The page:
“But as I’m getting further on this journey I’m seeing things a little differently,” Moser said. “It was just too painful for people who knew us well. They were grieving a loss, too.”
Knowing that cancer would likely someday claim her husband, Ellen Baker said, “In essence, I was grieving before the loss. The reality sank in two weeks after he passed on” seven
months ago.
Her husband, Doug, was diagnosed with a rare cancer five years before they met. “It was tough, but it didn’t control our lives,” Baker said. “It didn’t stop us from enjoying our life. With a prolonged disease, you know this is going to happen.” Having time to say the things you want to say was a gift, she said, “but watching him go downhill ... you’re
never fully prepared. “Even though we knew he was sick, we were still planning a future. There are miracles,” Baker said. The hardest part is “knowing he’s never coming back.” Baker said that meeting other widows and widowers through the support group takes away feelings of isolation and talking to people who are further along in their grief journey is helpful. “There’s a uniqueness to losing your spouse if you’re young,” she said.
Common threads
Watterson led a workshop for young widows and widowers last year and saw there was a need for a support group.

“They were planning to raise their kids together, grow old together, retire together, and now that’s gone,” Watterson said of the participants. If there are young children involved they become solo parents through a situation thrust upon them.
“Oftentimes, if the husband has died it can drastically change things financially. (The widow) has to find a job while she’s grieving and taking care of the children,” Watterson said. “For men, it may be taking on the more nurturing role and learning to do that. It turns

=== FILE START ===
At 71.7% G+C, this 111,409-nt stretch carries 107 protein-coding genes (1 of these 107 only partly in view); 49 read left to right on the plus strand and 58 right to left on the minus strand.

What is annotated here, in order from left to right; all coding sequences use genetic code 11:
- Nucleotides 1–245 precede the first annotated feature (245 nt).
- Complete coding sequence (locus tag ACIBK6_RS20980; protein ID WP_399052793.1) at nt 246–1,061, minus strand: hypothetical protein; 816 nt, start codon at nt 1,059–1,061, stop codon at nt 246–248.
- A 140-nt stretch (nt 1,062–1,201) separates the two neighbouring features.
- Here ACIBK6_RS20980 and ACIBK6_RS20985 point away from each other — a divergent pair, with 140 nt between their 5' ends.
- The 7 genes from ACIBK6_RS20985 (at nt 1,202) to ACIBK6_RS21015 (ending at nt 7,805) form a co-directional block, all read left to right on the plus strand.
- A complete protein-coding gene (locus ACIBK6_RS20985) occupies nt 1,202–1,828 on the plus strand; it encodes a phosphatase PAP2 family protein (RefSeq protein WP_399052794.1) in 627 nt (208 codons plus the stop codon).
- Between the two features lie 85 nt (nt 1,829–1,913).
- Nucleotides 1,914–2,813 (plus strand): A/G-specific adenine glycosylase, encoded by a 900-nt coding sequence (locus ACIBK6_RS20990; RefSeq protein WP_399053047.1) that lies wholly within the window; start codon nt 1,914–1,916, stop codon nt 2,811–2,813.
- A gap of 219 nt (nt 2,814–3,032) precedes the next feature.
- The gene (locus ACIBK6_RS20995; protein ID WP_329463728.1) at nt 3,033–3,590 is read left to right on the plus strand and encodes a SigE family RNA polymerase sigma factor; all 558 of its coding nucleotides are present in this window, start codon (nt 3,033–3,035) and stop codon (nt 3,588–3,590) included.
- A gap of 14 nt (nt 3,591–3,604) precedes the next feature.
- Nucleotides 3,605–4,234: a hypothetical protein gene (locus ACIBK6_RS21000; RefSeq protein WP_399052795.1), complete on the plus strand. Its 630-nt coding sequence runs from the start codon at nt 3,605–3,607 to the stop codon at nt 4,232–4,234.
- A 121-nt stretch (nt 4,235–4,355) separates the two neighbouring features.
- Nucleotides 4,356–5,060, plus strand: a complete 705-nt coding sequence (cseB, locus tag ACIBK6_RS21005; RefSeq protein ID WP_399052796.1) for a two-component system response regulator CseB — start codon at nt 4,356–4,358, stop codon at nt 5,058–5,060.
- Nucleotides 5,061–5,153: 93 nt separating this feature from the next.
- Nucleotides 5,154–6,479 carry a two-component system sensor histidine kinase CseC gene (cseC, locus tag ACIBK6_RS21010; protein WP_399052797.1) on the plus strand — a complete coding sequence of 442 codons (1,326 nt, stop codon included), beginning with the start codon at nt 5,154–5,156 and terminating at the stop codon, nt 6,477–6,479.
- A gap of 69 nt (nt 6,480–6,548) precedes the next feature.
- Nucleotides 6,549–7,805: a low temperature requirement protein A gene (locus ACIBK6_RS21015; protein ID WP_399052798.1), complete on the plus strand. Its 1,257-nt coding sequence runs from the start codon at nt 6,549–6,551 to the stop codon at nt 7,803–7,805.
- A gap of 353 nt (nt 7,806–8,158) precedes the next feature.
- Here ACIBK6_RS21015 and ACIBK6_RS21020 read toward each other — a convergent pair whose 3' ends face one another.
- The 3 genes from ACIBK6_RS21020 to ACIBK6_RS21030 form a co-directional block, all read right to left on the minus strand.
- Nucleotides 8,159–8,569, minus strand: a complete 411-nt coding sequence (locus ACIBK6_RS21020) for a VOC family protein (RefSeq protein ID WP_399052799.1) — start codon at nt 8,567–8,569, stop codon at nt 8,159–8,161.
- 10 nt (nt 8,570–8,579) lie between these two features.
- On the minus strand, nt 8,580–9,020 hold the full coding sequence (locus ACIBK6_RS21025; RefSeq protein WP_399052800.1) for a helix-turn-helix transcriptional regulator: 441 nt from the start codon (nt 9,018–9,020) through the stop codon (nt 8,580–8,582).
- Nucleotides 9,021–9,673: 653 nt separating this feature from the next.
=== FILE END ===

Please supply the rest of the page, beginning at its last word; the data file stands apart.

their world upside down.
“It doesn’t matter if it was a lingering illness or sudden, until that last breath, it doesn’t hit that you’re alone,” she said.
For John McCarthy, 51, of Woodsboro, the emotions are still raw. His wife, Sallyann Trapane-McCarthy died of cancer Christmas Eve. Having time to prepare for her death was helpful but “it still hits you like a ton of bricks when it happens,” McCarthy said.
“It’s just good to know there are other people going through the same thing,” he said of the support from the group. “We have so much in common” and talking to others helps him get around obstacles in solo parenting and grief.

“I have to get up every morning. I don’t have a choice,” McCarthy said. “I have a 10-year-old (son) who needs me to take care of him. People in the (support) group have the same thing. You’ve got to get up and make it look like it’s a good day.”
McCarthy’s brother-in-law, Anthony Trapane, lives with them and helps care for his son, Emmett. “I want to make sure my son gets through this without undue suffering and that he has a positive memory of his mother.
“I’ve got things to learn and we’re going to learn them together,” he said.

Frederick Keys catcher Wally Crancer presents a ball to Charlie DeWitt after DeWitt threw out the first pitch at a game recently. The game was Christine DeWitt Memorial Breast Cancer Awareness night. DeWitt’s children are, from left, Tyler, Michael and Alex.

Staff photos by Bill Green
Fans fill a section at Harry Grove Stadium for Christine DeWitt Memorial Breast Cancer Awareness night recently.